26 January 2014 (released)
26 January 2014
Several years ago, South Wales was a hot-bed for bands breaking out in the rock and metal world, with Funeral for a Friend, Bullet for my Valentine and Lostprophets leading the way and helping to put Wales and Britain on the map as a heavy musical force again. Another band that came out at the same time have arguably garnered more critical acclaim for both their recorded output and live shows, and yet, on the surface, have APPARENTLY been largely ignored by the mainstream. Skindred, formed ‘from the ashes of DubWar’, broke onto the scene in the late 90s, at the height of Nu-Metal, and have been described as ‘the best kept secret in metal’. I got the chance to speak to Dan Pugsley, bassist and programmer for the band about their new album ‘Kill the Power’, out on the 27th January and their upcoming UK tour.
Dan describes himself as a 90s kid, growing up with an array of bands and musical styles, and went into the recording of the album wanting to create a multi-style, diverse album, akin to the Red Hot Chilli Peppers’ ‘Blood Sugar Sex Magik’ in its broad scope and numerous influences. Of course, Skindred are a very different band altogether, and their inspiration comes less from the US West Coast sunny beaches and dark underbelly, and more the streets of Newport and Brixton. This gives the album a diverse mix of ‘Babylon’ (their debut album) era heaviness along with an electronic vibe and some of the band’s trademark reggae sound combining into what is essentially a dancehall/punk/metal crossover that Dan says should feel and sound like the best bits of Skindred in one coherent package.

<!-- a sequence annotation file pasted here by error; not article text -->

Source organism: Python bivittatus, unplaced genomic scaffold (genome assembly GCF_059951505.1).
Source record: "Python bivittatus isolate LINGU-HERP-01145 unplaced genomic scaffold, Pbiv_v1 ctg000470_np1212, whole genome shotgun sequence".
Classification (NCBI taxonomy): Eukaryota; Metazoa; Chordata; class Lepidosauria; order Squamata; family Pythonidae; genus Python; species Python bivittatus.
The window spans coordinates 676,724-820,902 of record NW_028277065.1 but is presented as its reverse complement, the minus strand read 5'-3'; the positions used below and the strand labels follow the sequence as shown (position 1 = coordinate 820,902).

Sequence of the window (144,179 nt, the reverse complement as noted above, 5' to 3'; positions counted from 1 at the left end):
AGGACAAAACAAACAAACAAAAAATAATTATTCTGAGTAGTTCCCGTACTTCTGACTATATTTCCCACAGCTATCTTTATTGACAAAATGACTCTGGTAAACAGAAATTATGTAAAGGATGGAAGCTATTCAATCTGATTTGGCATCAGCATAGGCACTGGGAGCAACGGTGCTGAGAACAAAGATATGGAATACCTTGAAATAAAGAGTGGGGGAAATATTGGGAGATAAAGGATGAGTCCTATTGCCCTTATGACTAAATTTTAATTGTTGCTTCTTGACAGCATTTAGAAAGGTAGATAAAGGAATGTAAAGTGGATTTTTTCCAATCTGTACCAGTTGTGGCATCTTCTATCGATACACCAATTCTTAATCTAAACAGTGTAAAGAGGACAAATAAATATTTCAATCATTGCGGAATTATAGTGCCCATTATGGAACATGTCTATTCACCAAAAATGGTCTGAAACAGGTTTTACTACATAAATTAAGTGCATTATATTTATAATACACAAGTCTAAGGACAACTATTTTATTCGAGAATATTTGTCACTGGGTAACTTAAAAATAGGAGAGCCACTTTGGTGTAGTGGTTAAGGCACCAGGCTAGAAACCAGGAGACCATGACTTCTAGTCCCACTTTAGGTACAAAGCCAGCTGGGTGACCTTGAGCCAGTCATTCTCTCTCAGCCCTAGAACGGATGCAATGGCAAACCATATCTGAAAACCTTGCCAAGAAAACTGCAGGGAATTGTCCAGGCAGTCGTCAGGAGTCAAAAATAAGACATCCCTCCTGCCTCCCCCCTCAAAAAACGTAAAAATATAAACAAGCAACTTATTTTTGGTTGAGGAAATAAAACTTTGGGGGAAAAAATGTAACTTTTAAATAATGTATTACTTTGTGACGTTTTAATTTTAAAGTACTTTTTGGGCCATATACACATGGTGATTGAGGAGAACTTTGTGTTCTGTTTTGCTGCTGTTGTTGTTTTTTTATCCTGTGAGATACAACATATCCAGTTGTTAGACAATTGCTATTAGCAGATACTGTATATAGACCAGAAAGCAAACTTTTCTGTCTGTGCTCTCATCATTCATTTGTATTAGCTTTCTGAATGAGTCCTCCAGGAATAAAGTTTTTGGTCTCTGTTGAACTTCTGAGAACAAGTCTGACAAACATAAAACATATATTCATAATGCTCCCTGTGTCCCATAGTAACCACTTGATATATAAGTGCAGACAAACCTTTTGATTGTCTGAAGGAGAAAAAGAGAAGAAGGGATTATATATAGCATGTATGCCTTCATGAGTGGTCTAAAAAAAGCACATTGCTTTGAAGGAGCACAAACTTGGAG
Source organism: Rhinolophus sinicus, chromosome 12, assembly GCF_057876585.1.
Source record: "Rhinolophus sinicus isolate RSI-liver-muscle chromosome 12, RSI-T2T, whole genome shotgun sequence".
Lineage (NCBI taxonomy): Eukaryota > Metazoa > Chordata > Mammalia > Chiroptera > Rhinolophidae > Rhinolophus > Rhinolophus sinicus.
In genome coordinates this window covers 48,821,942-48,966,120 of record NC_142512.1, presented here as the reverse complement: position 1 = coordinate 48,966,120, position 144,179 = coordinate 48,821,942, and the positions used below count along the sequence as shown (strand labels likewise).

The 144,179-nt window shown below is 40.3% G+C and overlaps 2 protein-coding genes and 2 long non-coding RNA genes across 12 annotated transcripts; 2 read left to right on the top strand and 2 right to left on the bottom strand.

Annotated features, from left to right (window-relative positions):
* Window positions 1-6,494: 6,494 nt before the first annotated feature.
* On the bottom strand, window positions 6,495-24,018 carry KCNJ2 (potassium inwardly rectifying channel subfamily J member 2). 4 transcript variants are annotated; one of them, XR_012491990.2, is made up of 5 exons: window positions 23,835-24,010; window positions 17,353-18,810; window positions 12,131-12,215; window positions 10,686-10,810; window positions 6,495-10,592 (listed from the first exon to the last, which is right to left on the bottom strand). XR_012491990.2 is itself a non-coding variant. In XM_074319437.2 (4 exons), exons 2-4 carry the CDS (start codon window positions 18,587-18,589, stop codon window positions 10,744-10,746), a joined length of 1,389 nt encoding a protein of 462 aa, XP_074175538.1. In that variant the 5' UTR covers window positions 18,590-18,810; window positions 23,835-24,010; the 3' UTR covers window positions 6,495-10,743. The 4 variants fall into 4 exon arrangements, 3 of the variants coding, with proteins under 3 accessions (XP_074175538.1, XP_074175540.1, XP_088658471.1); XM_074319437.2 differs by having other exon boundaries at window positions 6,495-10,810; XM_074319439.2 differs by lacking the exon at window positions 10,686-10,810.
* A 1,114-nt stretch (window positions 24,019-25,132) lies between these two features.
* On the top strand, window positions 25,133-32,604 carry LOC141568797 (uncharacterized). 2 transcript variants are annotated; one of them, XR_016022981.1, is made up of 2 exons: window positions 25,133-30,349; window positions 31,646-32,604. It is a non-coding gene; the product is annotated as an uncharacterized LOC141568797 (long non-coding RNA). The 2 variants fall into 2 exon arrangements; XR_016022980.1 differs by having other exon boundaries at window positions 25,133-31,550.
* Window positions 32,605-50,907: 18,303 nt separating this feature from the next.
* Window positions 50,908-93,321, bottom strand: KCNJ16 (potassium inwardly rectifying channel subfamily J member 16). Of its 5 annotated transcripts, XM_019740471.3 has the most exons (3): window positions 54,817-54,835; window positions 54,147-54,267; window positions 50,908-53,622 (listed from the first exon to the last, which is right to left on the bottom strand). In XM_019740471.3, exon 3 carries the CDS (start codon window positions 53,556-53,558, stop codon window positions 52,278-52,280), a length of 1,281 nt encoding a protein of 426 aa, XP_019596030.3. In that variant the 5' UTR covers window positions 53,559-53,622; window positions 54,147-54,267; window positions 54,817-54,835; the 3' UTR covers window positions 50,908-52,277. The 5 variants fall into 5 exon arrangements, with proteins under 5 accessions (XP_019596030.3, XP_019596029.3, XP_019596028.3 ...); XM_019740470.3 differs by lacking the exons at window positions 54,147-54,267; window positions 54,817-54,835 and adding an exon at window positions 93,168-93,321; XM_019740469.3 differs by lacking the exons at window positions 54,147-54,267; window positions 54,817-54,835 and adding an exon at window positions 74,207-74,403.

One listen to the album, or any of Skindred’s previous releases, and you instantly hear what he’s talking about. He said the idea was to try and write a greatest hits package, but with entirely new songs and on that front, he’s spot on. All four of the bands previous albums, ‘Babylon’, ‘Roots Rock Riot’, ‘Shark Bites and Dog Fights’ and ‘Union Black’ have been excellent in their own ways, fusing all of the aforementioned elements. But Dan was quick to point out that for the first time, with Kill The Power, these elements and influences have been combined into songs, rather than sounds on songs. With the extra time the band had to write the album, the results give a more coherent and well-rounded feel, and something that Dan says may finally see the band break out into the mainstream.
Of course, the label of best kept secret in Metal is a complete misnomer. For as long as they’ve been touring, they’ve been one of the best received and best loved bands on the UK scene, picking up Metal Hammer and Kerrang! awards along the way. Anyone who’s seen the band play UK festivals, or support giants such as Soundgarden, or headline their own diverse shows, knows the power and joy felt from the experience. Dan said forming the band in the late 90s, when metal and rapping combined under the Nu Metal label, meant that Skindred were tarred with same brush (regardless of this was true or not). When the scene’s detractors starting outnumbering those that supported it, Skindred became ‘uncool’ to listen to, and the band feel that they were a little misunderstood at the time. The other problem they faced is that in actual fact they don’t really fit into any scene, so they’ve played with bands as diverse as Korn, Disturbed, Rob Zombie, HIM, Therapy? and Gogol Bordello. Thankfully, the younger fans today are exposed to so many different genres that they’ve been embraced by a whole new generation, and the older fans are beginning to follow suit, attracted in part by the power of the band’s shows and part due to the excellent musical output that many have dismissed previously, but that now won’t be ignored.
If you get the opportunity to see the band live on their current UK tour do it. And even better, make sure to get a copy of their new album ‘Kill The Power’. I personally guarantee you won’t be disappointed.